U.N. Official: Fake Iraq Nuke Papers Were Crude
By Louis Charbonneau
VIENNA (Reuters) -
A few hours and a simple internet search
was all it took for U.N. inspectors to realize documents
backing U.S. and British claims that Iraq (news - web sites) had revived its
nuclear program were crude fakes, a U.N. official said.
Speaking to Reuters on condition of anonymity, a senior
official from the U.N. nuclear agency who saw the documents
offered as evidence that Iraq tried to buy 500 tons of uranium
from Niger, described one as so badly forged his "jaw dropped."
"When (U.N. experts) started to look at them, after a few
hours of going at it with a critical eye things started to pop
out," the official said, adding a more thorough investigation
used up "resources, time and energy we could have devoted
The United States first made the allegation that Iraq had
revived its nuclear program last fall when the CIA (news - web sites) warned that
Baghdad "could make a nuclear weapon within a year" if it
acquired uranium. President Bush (news - web sites) found the proof credible
enough to add it to his State of the Union speech in January.
The International Atomic Energy Agency (IAEA) official said
the charge Iraq sought the uranium was to be the "stake in the
heart" of Baghdad and "would have been as close to a smoking
gun as you could get" because Iraq could only want it for
Once the IAEA got the documents -- which took months --
French nuclear scientist Jacques Bautes, head of the U.N. Iraq
Nuclear Verification office, quickly saw they were fakes.
Two documents were particularly bad. The first was a letter
from the president of Niger which referred to his authority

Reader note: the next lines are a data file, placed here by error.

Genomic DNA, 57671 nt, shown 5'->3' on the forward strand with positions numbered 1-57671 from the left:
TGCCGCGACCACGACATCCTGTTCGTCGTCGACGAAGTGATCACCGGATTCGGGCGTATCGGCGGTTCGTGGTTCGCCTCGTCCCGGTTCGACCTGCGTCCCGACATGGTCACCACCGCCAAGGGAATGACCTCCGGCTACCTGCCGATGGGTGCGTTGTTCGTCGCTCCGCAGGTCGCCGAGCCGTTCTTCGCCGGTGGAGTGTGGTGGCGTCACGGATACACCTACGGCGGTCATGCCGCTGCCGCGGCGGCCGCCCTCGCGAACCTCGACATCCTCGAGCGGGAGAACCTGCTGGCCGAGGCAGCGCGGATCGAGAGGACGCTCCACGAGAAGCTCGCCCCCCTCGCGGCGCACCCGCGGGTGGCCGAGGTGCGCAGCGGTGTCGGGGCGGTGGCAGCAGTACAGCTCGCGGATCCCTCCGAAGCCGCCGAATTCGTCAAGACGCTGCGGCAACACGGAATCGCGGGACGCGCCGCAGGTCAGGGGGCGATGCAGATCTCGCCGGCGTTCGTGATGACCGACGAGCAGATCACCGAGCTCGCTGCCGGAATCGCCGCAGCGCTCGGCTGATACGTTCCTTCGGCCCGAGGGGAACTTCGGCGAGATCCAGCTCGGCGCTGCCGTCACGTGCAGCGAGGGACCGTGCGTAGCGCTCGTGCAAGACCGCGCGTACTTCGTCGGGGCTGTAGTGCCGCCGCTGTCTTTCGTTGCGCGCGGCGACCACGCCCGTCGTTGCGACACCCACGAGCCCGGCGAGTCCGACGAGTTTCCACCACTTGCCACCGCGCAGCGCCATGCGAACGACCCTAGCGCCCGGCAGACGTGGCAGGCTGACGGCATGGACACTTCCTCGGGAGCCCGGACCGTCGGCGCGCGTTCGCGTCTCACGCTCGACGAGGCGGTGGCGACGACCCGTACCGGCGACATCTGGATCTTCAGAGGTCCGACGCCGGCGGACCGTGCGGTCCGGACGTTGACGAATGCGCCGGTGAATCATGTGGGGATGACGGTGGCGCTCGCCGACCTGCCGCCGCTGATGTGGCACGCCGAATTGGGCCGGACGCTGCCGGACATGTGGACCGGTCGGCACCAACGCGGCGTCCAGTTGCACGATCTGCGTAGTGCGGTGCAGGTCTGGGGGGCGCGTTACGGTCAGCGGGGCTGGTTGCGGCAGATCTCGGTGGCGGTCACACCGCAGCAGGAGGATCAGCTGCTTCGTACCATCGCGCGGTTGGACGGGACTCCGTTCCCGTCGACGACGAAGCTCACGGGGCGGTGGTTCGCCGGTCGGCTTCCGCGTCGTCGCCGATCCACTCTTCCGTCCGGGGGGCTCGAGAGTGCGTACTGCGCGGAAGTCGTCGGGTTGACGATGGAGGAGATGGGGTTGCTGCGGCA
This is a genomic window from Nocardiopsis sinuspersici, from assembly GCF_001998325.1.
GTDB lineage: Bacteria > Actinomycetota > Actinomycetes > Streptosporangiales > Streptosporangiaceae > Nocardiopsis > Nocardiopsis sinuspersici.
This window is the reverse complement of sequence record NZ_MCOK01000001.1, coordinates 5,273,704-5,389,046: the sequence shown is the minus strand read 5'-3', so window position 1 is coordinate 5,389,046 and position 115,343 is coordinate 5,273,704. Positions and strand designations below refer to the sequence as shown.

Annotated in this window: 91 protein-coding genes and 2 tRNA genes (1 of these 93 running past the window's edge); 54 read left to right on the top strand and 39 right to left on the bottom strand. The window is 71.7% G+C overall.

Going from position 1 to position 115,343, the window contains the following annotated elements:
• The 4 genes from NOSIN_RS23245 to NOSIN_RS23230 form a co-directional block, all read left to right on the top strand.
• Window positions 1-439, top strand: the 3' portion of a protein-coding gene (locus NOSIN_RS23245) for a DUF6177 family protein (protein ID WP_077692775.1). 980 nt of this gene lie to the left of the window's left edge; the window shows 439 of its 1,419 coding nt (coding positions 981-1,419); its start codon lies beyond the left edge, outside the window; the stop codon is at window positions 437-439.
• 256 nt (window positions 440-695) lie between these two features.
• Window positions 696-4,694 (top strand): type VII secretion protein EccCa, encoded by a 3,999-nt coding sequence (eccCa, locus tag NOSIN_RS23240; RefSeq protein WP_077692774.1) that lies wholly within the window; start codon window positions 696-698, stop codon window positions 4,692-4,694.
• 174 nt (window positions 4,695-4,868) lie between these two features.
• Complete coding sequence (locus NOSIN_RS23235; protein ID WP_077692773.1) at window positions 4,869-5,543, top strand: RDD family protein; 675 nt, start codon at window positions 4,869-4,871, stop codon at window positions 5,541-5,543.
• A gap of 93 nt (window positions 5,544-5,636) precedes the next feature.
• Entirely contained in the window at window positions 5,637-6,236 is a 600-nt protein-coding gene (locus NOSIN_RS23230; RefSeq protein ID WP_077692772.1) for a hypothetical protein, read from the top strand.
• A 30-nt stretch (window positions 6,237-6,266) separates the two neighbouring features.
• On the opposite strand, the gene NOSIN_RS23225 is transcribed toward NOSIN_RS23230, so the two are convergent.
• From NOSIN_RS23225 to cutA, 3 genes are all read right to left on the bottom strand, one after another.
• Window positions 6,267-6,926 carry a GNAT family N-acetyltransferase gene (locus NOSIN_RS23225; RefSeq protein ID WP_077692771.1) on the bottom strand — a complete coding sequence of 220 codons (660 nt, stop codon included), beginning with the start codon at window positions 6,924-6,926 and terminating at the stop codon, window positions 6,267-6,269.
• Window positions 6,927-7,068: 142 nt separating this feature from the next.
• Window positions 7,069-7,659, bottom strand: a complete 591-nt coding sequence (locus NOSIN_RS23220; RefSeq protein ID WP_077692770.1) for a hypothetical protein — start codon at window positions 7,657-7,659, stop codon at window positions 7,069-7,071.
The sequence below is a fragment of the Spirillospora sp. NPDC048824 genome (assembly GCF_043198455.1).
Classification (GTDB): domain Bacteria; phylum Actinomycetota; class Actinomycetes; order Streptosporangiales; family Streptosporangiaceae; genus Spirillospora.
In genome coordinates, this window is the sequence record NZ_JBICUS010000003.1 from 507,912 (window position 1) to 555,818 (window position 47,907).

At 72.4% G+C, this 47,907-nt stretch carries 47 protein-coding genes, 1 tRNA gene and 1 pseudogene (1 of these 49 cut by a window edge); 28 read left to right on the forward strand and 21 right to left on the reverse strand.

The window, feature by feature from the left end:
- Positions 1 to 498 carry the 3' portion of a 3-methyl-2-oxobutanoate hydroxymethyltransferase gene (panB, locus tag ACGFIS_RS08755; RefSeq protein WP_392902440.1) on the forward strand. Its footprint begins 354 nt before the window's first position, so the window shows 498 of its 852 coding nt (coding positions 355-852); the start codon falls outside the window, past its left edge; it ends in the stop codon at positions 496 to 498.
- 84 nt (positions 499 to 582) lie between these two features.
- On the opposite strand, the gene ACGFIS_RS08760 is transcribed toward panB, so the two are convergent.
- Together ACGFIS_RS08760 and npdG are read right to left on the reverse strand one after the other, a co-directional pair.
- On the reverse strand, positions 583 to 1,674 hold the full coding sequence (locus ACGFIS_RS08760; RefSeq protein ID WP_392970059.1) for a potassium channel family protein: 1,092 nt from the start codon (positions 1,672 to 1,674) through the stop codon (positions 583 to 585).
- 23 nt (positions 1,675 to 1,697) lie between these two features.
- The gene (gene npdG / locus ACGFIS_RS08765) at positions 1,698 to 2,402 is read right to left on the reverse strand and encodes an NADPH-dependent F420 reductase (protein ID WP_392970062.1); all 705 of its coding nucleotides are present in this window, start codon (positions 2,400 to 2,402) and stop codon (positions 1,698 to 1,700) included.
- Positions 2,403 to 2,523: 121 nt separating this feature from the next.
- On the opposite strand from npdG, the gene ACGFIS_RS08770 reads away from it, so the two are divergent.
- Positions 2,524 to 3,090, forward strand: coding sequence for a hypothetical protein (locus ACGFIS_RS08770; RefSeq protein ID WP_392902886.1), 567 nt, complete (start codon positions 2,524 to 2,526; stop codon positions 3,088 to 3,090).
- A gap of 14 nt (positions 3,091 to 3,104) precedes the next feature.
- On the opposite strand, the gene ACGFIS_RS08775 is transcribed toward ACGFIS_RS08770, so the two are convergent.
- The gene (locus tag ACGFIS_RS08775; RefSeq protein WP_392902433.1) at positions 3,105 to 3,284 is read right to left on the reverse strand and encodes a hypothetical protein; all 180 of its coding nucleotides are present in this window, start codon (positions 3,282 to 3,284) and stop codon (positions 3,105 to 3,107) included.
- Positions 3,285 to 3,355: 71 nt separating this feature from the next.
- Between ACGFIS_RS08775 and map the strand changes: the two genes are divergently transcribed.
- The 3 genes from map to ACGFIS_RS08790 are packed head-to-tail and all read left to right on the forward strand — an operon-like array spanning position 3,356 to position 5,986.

under the 1965 constitution. That constitution has been defunct
for nearly four years, the official said.
There were other problems with the letter, including an
unsuccessful forgery of the president's signature.
"It doesn't even look close to the signature of the
president. I'm not a (handwriting) expert but when I looked at
it my jaw dropped," the official said.
Another letter about uranium dated October 2000 purportedly
came from Niger's foreign minister and was signed by a Mr. Alle
Elhadj Habibou, who has not been foreign minister since 1989.
To make matters worse, the letterhead was out of date and
referred to Niger's "Supreme Military Council" from the
pre-1999 era -- which would be like calling Russia the Soviet
After determining the documents were fakes, the IAEA had a
group of international forensics experts -- including people
from the U.S and Britain -- verify their findings. The panel
unanimously agreed with the IAEA.
"We don't know who did it," the official said, adding that
it would be easy to come up with a long list of groups and
states which would like to malign the present Iraqi regime.
The IAEA asked the U.S. and Britain if they had any other
evidence backing the claim that Iraq tried to buy uranium. The
answer was no.
IAEA chief Mohamed ElBaradei informed the U.N. Security
Council in early March that the Niger proof was fake and that
three months with 218 inspections at 141 sites had produced "no
evidence or plausible indication" Iraq had a nuclear program.
But last week Vice President Dick Cheney (news - web sites) repeated the U.S.
position and said that ElBaradei was wrong about Iraq.
"We know (Iraqi President Saddam Hussein (news - web sites)) has been
absolutely devoted to trying to acquire nuclear weapons, and we
believe he has in fact reconstituted nuclear weapons," he said.
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